Faced with heavy container backlog at its shared rail terminal after higher-than-expected cargo volumes, APM Terminals in the Port of New York and New Jersey is ramping up efforts to migrate. The terminal operator is draying cargo to an intermodal yard outside the port and sending containers by barge to a rail terminal in Norfolk. The two initiatives are part of the terminal’s ongoing efforts to reduce the container piles that have packed the terminal since October as a result of a cargo surge, short workweeks after the holidays, and terminal construction, which have sparked truck congestion and stifled rail terminal operations.
APM Terminals says its efforts — which have included extending gate hours, bringing in more equipment, and diverting ships to other terminals — have helped reduce pressure on the terminal. There has been “consistent improvement,” with average turn times “regularly” below 90 minutes, said David Gledhill, managing director of APM Terminals Elizabeth, LLC. A periodic bulletin sent to customers by the terminal said it has made “progress” in reducing the backlog of export containers. Truckers say that they have seen modest improvement in the face of difficult circumstances, but the terminal fluidity is still far from where they would like to see it. The unexpected cargo volumes have also backed up the terminal’s rail link — known as Millennium Marine Rail — with containers, prompting APM Terminals to ask CSX and Norfolk Southern railroads for additional containers. APM shares the link with Maher Terminals. APM told customers this week that it also has commissioned a barge to take 350 containers to Norfolk, where they will moved on by CSX. The terminal has lined up an additional barge for a similar trip next week. Shippers have said in recent weeks that their containers have endured significant delays in leaving the terminal by rail, and one shipper said it took more than two weeks to get the cargo out by rail.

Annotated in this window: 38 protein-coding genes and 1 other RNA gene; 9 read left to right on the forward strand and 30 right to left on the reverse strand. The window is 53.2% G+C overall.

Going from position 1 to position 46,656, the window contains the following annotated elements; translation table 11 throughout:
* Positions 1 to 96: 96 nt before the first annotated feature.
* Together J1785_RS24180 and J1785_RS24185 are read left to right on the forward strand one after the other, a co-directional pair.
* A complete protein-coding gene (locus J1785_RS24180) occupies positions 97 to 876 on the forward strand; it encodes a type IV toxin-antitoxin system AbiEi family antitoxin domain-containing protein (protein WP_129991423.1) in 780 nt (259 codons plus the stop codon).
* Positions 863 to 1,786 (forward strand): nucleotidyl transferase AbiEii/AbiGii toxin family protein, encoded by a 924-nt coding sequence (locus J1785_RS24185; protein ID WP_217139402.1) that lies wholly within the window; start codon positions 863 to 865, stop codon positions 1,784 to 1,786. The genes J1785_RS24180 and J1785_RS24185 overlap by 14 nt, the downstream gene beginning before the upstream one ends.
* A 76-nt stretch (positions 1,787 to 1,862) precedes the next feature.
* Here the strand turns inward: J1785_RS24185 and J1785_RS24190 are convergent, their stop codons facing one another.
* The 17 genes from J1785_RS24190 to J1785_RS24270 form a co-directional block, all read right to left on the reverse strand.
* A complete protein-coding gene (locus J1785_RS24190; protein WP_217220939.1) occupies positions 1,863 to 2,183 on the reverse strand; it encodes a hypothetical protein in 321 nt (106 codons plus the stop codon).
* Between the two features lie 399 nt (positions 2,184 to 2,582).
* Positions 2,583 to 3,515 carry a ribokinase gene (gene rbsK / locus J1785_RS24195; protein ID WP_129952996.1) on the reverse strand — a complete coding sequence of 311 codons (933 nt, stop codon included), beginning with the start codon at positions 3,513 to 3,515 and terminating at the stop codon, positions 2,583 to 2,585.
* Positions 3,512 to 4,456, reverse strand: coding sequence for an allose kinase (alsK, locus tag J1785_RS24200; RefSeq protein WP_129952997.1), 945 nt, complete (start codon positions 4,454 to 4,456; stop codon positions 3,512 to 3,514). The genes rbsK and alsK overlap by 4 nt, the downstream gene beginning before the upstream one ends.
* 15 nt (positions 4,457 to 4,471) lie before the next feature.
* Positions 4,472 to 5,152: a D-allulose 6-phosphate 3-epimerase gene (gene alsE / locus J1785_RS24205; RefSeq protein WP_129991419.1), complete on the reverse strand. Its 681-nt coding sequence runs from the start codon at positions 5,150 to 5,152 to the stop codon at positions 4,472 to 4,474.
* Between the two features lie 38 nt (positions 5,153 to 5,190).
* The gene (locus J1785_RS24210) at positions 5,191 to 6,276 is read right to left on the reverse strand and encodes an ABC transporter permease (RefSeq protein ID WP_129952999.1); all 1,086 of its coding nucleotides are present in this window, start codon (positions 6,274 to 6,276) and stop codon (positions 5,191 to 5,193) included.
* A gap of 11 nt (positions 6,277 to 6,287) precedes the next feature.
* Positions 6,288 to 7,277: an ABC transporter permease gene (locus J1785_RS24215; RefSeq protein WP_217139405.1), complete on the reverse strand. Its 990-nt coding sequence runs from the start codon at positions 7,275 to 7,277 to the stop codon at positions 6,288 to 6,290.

Container volume through the largest East Coast container port was up 20 percent in December, with the volume of loaded TEU rising by 8.1 percent to 3.7 million TEU, compared with a 6.4 percent increase in 2017, according PIERS. December imports from China were up 22.9 percent, the figures show. Port stakeholders say that much of the cargo increase stems from shippers bringing in more cargo than planned in order to get it there before the US increases tariffs on goods from China. A key driver was the Jan. 1 deadline, after which tariffs were scheduled to increase from 10 percent to 25 percent. President Donald Trump subsequently postponed the date until March 1. Along with the scheduled vessels arriving, the port has in recent weeks seen at least six — and possibly more — “loaders,” or unscheduled ships, together carrying 15,000 additional TEU. The ship diversion, however, has provided some relief. Last week, the terminal diverted one Maersk vessel to GCT Bayonne and another to Maher Terminals. The two terminals will each get another Maersk vessel in the coming week, APM announced Thursday. The diversions have helped, but the terminal has continued to battle with high cargo volumes, and, this week, the additional problem of frigid weather, said Rob Movshin, regional manager, Northeast, at ContainerPort Group.
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